I am currently trying to understand the new uniform initialization of C++0x. Unfortunately, I stumpled over using uniform initialization of references. Example:

int main() {
   int a;
   int &ref{a};

This example works fine:

% LANG=C g++ uniform_init_of_ref.cpp -std=c++0x -o uni -Wall -Wextra
uniform_init_of_ref.cpp: In function `int main()':
uniform_init_of_ref.cpp:3:10: warning: unused variable `ref' [-Wunused-variable]

(Update Comeau throws an error for that example, so maybe gcc shouldn't compile it as well)

Now, if I use a custom data type instead of an integer, it doesn't work anymore:

class Y

int main()
    Y y;
    Y &ref{y};

% LANG=C g++ initialization.cpp -std=c++0x -o initialization -Wall -Wextra
initialization.cpp: In function `int main()':
initialization.cpp:9:13: error: invalid initialization of non-const reference of type `Y&' from an rvalue of type `<brace-enclosed initializer list>'
initialization.cpp:9:8: warning: unused variable `ref' [-Wunused-variable]

Unfortunately, I didn't find the relevant section in the standard draft. My guess is that I am misunderstanding the usage of uniform initialization, as Comeau complains with this message:

ComeauTest.c(9): error: reference variable "ref" requires an initializer
      Y &ref{y};

So, can someone of you point me in the right direction?

In case that you want to know why this question is relevant and why I don't just use Y &ref(y): I'd like to be able to use uniform initialization in the initialization list of a constructor:

class X { };

class Y {
    const X& x;

        Y (const X& xx):

int main () {
    X x;
    Y y{x};

This fails with the same error message as above.


  • I am using LANG=C to enable english error messages.
  • gcc version: 4.6.1
  • gcc 4.4.1 does not compile the first example either: uniform_init_of_ref.cpp:3: error: ISO C++ forbids use of initializer list to initialize referen ce 'ref'
    – rmflow
    Jul 1 '11 at 10:51
  • 2
    @rmflow: gcc4.4 does not fully implement uniform initialization. Jul 1 '11 at 10:53
  • You can use the ordinary x(xx) in your constructor initializer list, as far as I can see no need for that newfangled uniform stuff :-) Jul 1 '11 at 11:18
  • 1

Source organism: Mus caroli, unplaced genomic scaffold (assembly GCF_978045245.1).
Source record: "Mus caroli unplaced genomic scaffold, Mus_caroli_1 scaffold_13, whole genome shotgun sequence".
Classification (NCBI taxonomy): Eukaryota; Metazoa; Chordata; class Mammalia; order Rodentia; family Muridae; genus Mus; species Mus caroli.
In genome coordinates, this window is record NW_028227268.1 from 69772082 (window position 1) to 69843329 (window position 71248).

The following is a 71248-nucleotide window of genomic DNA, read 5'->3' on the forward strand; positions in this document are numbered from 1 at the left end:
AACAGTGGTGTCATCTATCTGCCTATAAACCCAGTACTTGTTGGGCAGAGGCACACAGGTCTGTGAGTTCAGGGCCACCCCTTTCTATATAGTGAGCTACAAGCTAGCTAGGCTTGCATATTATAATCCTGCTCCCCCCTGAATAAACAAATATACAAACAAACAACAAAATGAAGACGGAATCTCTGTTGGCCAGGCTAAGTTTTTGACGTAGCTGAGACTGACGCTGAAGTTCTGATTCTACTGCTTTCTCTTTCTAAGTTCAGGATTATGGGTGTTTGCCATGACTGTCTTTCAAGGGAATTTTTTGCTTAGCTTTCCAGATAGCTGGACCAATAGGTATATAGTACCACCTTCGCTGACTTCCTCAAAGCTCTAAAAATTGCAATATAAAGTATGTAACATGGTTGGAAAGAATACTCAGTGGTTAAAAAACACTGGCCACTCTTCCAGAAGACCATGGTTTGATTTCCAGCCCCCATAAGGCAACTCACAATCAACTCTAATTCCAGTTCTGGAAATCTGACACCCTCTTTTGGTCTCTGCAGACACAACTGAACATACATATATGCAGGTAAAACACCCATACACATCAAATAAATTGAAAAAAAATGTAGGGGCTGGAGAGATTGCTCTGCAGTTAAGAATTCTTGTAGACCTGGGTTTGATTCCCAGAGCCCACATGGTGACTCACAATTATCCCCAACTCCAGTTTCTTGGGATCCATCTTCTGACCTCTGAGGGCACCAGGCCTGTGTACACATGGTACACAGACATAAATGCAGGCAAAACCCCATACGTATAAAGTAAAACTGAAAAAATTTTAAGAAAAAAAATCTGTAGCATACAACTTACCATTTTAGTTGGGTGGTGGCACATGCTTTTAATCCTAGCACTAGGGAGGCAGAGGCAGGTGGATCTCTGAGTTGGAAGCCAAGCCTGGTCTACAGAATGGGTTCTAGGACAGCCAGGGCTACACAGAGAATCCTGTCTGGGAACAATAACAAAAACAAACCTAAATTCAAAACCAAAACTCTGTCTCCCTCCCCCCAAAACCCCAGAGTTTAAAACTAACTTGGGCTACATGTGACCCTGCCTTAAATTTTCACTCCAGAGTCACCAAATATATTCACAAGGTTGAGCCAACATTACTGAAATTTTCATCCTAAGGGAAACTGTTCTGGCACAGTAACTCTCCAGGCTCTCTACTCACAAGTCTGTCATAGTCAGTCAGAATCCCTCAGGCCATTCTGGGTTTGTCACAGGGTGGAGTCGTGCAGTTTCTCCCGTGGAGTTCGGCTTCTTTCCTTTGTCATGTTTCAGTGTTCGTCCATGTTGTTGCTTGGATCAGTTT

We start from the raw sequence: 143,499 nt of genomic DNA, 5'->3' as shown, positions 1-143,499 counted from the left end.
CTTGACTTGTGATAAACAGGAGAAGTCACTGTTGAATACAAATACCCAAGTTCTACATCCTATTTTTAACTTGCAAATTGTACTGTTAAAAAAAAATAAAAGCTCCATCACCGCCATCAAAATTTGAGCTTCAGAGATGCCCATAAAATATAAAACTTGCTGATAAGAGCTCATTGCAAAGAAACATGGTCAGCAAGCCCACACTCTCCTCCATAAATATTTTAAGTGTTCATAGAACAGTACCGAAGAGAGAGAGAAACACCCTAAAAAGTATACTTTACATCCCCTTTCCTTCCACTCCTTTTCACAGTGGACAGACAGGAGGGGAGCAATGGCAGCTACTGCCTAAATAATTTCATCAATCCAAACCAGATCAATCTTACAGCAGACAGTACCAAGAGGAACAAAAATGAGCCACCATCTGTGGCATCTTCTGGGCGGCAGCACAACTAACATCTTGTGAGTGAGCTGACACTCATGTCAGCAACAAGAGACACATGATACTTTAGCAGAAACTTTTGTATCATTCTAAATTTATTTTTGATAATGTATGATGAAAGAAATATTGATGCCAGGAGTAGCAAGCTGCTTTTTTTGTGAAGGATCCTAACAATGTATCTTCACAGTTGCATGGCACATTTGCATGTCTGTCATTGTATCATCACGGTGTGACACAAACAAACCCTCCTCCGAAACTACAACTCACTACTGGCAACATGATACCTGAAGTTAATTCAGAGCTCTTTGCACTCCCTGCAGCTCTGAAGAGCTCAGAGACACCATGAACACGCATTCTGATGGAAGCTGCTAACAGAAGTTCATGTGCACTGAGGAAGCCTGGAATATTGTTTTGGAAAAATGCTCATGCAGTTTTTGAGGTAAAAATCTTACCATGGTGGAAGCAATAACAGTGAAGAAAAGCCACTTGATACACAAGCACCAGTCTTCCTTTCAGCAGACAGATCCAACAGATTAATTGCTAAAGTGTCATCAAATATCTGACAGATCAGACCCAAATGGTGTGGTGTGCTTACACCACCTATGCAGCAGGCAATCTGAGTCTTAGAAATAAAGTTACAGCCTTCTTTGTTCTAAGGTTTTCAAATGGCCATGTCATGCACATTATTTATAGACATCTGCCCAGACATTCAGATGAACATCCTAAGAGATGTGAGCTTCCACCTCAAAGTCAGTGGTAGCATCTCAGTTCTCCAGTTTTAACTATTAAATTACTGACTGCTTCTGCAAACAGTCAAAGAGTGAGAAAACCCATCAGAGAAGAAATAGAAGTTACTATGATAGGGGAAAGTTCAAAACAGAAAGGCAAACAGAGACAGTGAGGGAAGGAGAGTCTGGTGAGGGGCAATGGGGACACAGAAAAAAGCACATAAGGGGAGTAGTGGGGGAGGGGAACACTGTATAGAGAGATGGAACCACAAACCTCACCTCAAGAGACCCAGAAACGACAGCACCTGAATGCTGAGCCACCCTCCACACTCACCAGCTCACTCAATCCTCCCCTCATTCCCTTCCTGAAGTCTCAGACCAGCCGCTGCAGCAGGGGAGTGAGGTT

@alf-p-steinbach Yes, but I wanted to avoid that to use the same style of initialization in a constructor without changing style depending on what has to be initialized.
    – evnu
    Jul 1 '11 at 11:30
  • 2
    @evnu: Actually I believe it is correct to complain, because if I read N2672 correctly, lvalue references to non-const objects should not be allowed to be initialized this way, no matter whether they are primitive or class types.
    – Jan Hudec
    Jul 1 '11 at 11:54

According to N2672 the paragraph should say:

Otherwise, if T is a reference type, an rvalue temporary of the type referenced by T is list-initialized, and the reference is bound to that temporary. [ Note: As usual, the binding will fail and the program is ill-formed if the reference type is an lvalue reference to a non-const type. ]

which (if I understand it correctly) means uniform initialization of references binds them to new anonymous instances, so it seems to me it's pretty useless. That still does not explain why one works and the other does not; they should behave the same (unless Y has some explicit constructors).

  • So in the first example, doing ref = 42 will not modify a. Jul 1 '11 at 12:55
  • @alexandre-c assigning to ref in the first example changes the value of a here.
    – evnu
    Jul 1 '11 at 13:01
  • @evnu: this behaviour is not conform to what @Jan quotes. Did you check with Comeau ? Jul 1 '11 at 13:13
  • @alexandre-c Comeau throws an error on the first example. I'll update my answer.
    – evnu
    Jul 1 '11 at 13:16
  • 1
    That's pretty much exactly what n3290 does say, except it uses prvalue temporary instead of rvalue temporary.
    – Ben Voigt
    Jul 1 '11 at 13:40

Your Answer

By clicking “Post Your Answer”, you agree to our terms of service, privacy policy and cookie policy

Not the answer you're looking for? Browse other questions tagged or ask your own question.